MJ Gore, Roy Lewis, Marie Lewis


Some people say the special education system is broken. It may not be broken as much as dysfunctional, ignored and not complied with. 14% of all children are in special education and 90% of them do NOT have severe disabilities.

  • “A significant lack of school accountability, poor enforcement of existing federal laws, and systemic barriers have denied students their educational rights and opportunities”  Achieving Independence: The Challenge for the 21st Century, NCD
  • “In the past 25 years, States have not met their general supervisory obligations to ensure compliance with the civil rights requirements of IDEA at the local level… The Federal Government has frequently failed to take effective action to enforce the civil rights protections of IDEA when federal officials determine that states have failed to ensure compliance with the law.”  National Council On Disability (NCD)
  • Children with learning disabilities are often segregated unnecessarily from non-disabled peers and thus denied the opportunity to develop necessary social skills. Segregated classes are often not as academically rigorous and lack many resources found in general education classes.
  • Non-disabled peers are denied the opportunity to learn about and from disabled peers, perpetuating stereotypes of the disabled.
  • Graduation rates for students with disabilities is at a very low 68%
  • Working-age adults with learning disabilities are employed 46% of the time vs. 71% for those without learning disabilities.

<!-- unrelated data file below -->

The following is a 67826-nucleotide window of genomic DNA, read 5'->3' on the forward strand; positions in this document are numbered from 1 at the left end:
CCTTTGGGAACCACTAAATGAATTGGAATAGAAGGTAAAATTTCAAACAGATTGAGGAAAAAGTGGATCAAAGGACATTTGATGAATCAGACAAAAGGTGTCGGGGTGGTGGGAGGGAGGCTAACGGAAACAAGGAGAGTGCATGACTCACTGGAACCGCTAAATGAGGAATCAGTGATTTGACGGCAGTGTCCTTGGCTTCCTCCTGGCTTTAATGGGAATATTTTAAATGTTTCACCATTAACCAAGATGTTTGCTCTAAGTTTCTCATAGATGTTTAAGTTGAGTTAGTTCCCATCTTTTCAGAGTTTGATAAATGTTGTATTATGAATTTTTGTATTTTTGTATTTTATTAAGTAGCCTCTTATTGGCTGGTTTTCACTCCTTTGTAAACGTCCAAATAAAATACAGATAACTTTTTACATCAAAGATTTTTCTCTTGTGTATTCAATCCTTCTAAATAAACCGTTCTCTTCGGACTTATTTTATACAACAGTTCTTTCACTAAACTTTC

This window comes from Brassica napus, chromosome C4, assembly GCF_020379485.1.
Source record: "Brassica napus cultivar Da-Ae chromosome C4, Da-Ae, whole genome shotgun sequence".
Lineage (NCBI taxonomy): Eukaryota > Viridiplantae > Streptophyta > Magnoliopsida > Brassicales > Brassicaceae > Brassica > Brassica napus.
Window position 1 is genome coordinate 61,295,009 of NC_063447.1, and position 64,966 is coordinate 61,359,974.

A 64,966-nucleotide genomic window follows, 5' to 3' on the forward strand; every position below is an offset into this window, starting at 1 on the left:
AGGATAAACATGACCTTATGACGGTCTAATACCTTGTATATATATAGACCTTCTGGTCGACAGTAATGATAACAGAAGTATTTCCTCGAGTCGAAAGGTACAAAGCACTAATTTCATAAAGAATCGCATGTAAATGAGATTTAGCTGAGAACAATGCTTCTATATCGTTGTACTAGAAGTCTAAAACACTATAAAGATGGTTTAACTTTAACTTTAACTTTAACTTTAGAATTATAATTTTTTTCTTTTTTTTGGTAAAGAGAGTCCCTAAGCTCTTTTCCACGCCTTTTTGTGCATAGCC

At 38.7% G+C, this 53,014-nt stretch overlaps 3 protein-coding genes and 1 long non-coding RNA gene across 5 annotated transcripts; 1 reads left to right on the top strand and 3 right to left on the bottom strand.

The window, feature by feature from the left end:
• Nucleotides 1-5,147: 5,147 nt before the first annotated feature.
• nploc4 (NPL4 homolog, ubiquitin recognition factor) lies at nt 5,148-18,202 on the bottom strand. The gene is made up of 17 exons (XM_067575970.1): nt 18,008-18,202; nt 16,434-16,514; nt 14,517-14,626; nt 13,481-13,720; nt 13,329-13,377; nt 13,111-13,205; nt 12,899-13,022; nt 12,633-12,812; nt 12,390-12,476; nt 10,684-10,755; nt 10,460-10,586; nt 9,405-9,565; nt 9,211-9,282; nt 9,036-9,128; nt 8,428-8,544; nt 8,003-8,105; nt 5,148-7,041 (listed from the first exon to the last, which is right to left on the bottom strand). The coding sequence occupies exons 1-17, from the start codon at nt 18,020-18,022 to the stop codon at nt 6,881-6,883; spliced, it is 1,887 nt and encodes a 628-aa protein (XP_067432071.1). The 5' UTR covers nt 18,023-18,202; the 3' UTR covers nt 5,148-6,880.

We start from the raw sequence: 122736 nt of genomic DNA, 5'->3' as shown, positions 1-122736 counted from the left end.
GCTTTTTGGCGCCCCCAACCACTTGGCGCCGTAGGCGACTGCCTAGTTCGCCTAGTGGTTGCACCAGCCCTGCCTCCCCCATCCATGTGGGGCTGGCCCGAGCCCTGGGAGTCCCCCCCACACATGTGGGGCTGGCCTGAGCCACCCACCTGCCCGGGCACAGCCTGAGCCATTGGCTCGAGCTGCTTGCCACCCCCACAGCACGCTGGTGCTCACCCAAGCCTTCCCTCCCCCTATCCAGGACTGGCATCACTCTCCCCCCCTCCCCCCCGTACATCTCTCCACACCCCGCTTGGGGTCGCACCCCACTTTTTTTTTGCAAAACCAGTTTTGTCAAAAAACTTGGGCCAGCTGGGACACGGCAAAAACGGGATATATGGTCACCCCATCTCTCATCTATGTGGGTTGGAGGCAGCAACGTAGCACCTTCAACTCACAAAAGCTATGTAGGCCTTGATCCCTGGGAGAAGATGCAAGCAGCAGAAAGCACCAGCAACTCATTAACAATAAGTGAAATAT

• Despite intelligence levels adequate to go to college, students with unidentified or not properly assessed learning disabilities do not receive services, are pushed through, drop out of school, and have lower-paying unskilled jobs.
  • Unaddressed learning disabilities lead to behavioral problems that mask the initial disability.
  • Children with unaddressed learning disabilities often self-medicate with alcohol and drugs..
  • High School dropouts are 8 times more likely to go to prison.
  • 50% of students with learning disabilities are suspended or expelled from school each year
  • 60% of those recovering from addictions have some form of a learning disability
  • Often IEPs are written to be legally sufficient but do not educate the students in their areas of educational need and do not result in the academic and functional outcomes necessary for the student to succeed.

Only 14% of the population has learning disabilities yet,

50-78% of juveniles incarcerated have learning disabilities.



Parents are at a disadvantage because legislative mandates insist that parents participate as active equal members of the IEP team and in the IEP process, despite their lack of experience or training. The process of identification of educational needs, both functionally and academically, and the creation of individual education plans (IEPs) is a complex process.

Parents who advocate for their child or those who become Special Education Advocates come from many backgrounds. To be a special education advocate takes specific interdisciplinary cross-training outside of what current licensed special education teachers,  related service professionals, and special education lawyers receive. Currently, there are no minimum education requirements or licensure to become a special education advocate, meaning anyone can call themselves a special education advocate.